Feel free to share with other readers … my own notes are below.
Every year as part of the Annual Review, I look back on where I’ve been.
As usual, this year’s list is fairly long—though not as long as some previous years in terms of new countries. This year has been more of a clean-up mission, where I’ve visited a number of places that have eluded me over the previous few years.
In 2012 I made it to the following countries, in rough chronological order:
Tajikistan, Chad, Eritrea, Vanuatu, Nauru, Solomon Islands, Turkmenistan, Sudan, Republic of Congo, Yemen, Seychelles, Kiribati, Sao Tome, Guinea Bissau
Note: this is the list of new countries. I also visited 15+ countries I’ve been to before.
A Few Highlights
- Early in the year, I was officially deported from a country for the first time. (Readers then had a no-holds-barred debate over whether this trip should ‘count’ as an official visit. Fortunately, a large majority agreed that it should.)
- In May I went on the road to meet readers for The $100 Startup launch and first tour to 25 cities throughout the U.S. and Canada. (Later I went back out to 6 more U.S. cities, in addition to a U.K. launch in London and two reader meetups in Australia.)
- I ran the Chicago Marathon, then got on a plane the next night and flew to Australia—a long flight! Then I went to Kiribati, where I was stuck in makeshift exile after the Air Pacific plane failed to return from Fiji. I finally made it out and spent the night back in Sydney, probably my favorite city in the world… especially after being stuck on a tiny island.
- I also got stuck in the Seychelles, which led to an observation: when you’re stuck, it doesn’t matter if you’re in paradise—you’re still stuck. Eventually I made it out of there too and up to Barcelona, where I was speaking at an event.
- I visited Tajikistan and Turkmenistan, my final “stans” and both surprisingly fun places. Before I traveled in Central Asia, I was intimidated by it. Now that I’ve had several visits there, I’m much more comfortable in the region and hope to return at some point.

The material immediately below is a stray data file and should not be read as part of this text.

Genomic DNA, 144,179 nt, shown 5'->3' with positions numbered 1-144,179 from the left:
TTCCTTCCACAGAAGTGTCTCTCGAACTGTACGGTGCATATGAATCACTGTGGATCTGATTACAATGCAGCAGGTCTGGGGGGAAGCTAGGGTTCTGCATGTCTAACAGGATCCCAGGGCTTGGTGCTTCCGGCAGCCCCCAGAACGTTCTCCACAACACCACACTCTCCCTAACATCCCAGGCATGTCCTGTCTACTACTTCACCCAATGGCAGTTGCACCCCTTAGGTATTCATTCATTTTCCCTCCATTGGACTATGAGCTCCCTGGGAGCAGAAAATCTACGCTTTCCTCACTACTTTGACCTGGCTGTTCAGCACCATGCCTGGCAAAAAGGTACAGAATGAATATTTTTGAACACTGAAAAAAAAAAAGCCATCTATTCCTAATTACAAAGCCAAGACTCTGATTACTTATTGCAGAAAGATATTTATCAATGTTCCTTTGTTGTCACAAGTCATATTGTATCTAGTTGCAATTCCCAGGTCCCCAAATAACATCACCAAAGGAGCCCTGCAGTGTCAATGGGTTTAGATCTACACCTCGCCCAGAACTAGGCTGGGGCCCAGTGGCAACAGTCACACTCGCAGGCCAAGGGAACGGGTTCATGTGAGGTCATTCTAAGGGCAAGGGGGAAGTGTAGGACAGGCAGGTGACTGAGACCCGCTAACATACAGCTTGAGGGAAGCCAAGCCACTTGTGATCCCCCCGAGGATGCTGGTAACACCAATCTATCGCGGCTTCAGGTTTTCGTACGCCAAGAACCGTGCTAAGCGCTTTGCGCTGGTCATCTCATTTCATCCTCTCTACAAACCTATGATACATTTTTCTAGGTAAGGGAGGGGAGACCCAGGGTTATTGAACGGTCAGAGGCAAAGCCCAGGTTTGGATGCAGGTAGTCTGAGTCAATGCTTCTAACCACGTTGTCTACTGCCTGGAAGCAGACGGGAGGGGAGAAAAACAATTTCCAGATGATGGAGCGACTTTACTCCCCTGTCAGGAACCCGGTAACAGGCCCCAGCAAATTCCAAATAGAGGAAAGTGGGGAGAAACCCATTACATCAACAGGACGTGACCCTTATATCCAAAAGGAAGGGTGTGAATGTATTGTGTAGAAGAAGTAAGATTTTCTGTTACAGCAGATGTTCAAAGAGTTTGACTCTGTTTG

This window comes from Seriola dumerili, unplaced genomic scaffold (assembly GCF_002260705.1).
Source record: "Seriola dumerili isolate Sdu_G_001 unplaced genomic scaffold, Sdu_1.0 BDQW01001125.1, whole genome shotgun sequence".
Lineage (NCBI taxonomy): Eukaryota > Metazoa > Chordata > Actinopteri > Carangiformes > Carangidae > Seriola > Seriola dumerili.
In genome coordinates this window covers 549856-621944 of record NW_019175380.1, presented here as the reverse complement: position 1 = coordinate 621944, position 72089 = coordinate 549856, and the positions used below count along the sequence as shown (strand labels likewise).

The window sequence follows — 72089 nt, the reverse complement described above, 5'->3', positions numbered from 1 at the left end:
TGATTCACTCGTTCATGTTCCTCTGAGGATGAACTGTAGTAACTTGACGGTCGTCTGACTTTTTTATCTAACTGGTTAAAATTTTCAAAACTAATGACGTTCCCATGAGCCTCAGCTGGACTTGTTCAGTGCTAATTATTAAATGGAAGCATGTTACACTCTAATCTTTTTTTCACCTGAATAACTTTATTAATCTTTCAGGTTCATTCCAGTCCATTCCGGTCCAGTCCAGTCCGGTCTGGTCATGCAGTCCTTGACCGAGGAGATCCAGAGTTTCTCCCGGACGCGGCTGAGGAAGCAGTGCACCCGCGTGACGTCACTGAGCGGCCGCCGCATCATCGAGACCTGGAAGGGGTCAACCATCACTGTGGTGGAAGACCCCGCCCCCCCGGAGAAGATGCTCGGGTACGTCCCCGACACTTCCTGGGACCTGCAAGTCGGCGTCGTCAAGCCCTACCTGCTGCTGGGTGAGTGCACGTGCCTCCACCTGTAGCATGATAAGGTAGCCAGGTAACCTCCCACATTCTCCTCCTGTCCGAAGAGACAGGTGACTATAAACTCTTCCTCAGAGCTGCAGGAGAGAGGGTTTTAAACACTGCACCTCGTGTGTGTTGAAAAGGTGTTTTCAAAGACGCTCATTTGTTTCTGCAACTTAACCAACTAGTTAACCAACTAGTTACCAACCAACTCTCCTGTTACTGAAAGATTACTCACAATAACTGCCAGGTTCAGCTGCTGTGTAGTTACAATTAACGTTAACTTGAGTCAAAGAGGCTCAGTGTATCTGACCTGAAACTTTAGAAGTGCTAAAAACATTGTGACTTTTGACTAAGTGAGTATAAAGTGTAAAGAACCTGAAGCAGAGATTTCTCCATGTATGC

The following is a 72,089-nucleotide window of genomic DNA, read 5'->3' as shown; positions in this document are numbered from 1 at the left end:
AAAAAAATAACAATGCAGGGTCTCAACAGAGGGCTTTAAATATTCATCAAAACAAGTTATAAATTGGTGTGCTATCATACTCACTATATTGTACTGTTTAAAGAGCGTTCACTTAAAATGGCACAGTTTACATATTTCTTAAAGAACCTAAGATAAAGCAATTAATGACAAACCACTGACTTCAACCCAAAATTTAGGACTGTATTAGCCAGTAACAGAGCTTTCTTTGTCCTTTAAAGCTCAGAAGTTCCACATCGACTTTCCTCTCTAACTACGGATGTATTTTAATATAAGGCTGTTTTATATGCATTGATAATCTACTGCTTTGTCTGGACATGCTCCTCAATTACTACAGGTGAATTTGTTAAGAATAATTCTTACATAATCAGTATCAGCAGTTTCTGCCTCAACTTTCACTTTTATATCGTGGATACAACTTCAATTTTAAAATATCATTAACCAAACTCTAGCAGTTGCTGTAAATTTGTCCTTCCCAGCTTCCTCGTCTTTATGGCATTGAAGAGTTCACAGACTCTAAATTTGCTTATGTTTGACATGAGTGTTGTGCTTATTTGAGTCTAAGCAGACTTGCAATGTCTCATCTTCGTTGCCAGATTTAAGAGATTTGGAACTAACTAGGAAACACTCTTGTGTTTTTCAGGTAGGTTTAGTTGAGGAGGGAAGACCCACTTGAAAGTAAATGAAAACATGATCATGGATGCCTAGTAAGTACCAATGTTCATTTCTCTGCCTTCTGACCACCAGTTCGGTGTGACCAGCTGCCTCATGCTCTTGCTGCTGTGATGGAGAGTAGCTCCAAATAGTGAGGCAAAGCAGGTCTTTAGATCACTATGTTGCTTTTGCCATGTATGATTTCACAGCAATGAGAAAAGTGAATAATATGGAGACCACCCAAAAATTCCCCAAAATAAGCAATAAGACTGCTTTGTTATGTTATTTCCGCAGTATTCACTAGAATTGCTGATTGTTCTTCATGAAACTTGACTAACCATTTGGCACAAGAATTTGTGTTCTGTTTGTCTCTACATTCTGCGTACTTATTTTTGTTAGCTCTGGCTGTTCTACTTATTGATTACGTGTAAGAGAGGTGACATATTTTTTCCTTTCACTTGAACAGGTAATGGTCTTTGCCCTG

- Right after Thanksgiving, I went on a two-week tour of India with Jolie.
- I finally made it to Guinea Bissau, country #191 and the place I’ve been flummoxed by in several previous attempts. Like the Chicago Marathon, all’s well that ends well.
- Lastly, the way I travel began to change this year. I spoke at dozens of events and meetups, including invitations from Google, Evernote, and probably 15 different co-working spaces and small businesses throughout North America. It’s been fun to combine this kind of work with the more solitary travel I’ve done for years. As I look ahead to the future, I expect I’ll be doing this kind of travel more often.
Every Country in the World
I’m almost done! There are only two countries left! Next week I’m going to Tuvalu, and if all goes well there will be a small party in Norway next April. I don’t want to jinx it, so I’ll save my thoughts on the last final efforts for later.
For now: thanks to everyone who has been such a huge part of the journey for the past five (!) years.
Travel Hacking Around the World
Regular readers know that I pay for many of my trips through travel hacking—the art of using Frequent Flyer miles and other low-cost travel strategies to see the world on an affordable budget. A quick look at the earlier list of countries brings to mind a number of especially good opportunities. Miles allowed me to visit at least half of the new countries on my list. I also began a Round-the-World ticket from Sudan, which (at the time) offered the lowest price of origin anywhere in the world.
In addition, I benefited from elite status with American Airlines (equivalent to the OneWorld Emerald level) as well as Hyatt, Hilton, and Starwood hotels. Many of my transit flights came from miles on other carriers—two Upper Class flights on Virgin Atlantic, a First Class Qantas flight to Melbourne on the A380, and at least twenty other flights. It really does work!
Public Service Announcement
You can learn about travel hacking a number of ways, including reading the many free posts on AONC as well as other blogs that are more specialized on the topic. Alternatively, you can check out one of our paid resources:
Travel Hacking Cartel: where we’ve served nearly 15,000 members since beginning last year
Frequent Flyer Master: the original guide to travel hacking (a revised version is coming soon, which will be free to all current owners)
Even as the quest to “go everywhere” winds down, I hope to keep traveling and travel hacking for years to come.
That’s My Story … What About You?
Feel free to share your full or partial list of travel adventures.
By the way, don’t worry if your list of 2012 trips doesn’t include being deported or visiting 30 countries. I’ve been doing this a while.